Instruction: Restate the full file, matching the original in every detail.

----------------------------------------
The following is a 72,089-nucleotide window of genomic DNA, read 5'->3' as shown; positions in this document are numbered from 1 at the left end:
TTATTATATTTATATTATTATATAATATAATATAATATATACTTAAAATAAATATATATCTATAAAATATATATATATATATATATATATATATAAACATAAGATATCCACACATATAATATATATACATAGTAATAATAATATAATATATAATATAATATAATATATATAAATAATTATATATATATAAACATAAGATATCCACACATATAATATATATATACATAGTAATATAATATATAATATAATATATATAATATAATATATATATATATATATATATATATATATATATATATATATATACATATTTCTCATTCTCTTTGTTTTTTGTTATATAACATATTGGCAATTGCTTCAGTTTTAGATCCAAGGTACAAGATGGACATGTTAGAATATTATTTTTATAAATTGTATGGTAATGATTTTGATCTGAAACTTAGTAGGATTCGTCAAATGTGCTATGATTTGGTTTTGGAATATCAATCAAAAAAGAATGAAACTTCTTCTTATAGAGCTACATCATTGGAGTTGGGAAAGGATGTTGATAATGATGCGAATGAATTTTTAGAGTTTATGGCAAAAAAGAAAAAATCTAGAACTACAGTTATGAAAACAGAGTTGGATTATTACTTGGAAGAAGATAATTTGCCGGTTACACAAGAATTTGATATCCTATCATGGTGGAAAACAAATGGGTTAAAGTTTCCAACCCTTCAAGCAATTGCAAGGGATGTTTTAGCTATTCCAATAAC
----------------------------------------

The following is a 72,089-nucleotide window of genomic DNA, read 5'->3' as shown; positions in this document are numbered from 1 at the left end:
TTATTATATTTATATTATTATATAATATAATATAATATATACTTAAAATAAATATATATCTATAAAATATATATATATATATATATATATATATAAACATAAGATATCCACACATATAATATATATACATAGTAATAATAATATAATATATAATATAATATAATATATATAAATAATTATATATATATAAACATAAGATATCCACACATATAATATATATATACATAGTAATATAATATATAATATAATATATATAATATAATATATATATATATATATATATATATATATATATATATATATATACATATTTCTCATTCTCTTTGTTTTTTGTTATATAACATATTGGCAATTGCTTCAGTTTTAGATCCAAGGTACAAGATGGACATGTTAGAATATTATTTTTATAAATTGTATGGTAATGATTTTGATCTGAAACTTAGTAGGATTCGTCAAATGTGCTATGATTTGGTTTTGGAATATCAATCAAAAAAGAATGAAACTTCTTCTTATAGAGCTACATCATTGGAGTTGGGAAAGGATGTTGATAATGATGCGAATGAATTTTTAGAGTTTATGGCAAAAAAGAAAAAATCTAGAACTACAGTTATGAAAACAGAGTTGGATTATTACTTGGAAGAAGATAATTTGCCGGTTACACAAGAATTTGATATCCTATCATGGTGGAAAACAAATGGGTTAAAGTTTCCAACCCTTCAAGCAATTGCAAGGGATGTTTTAGCTATTCCAATAAC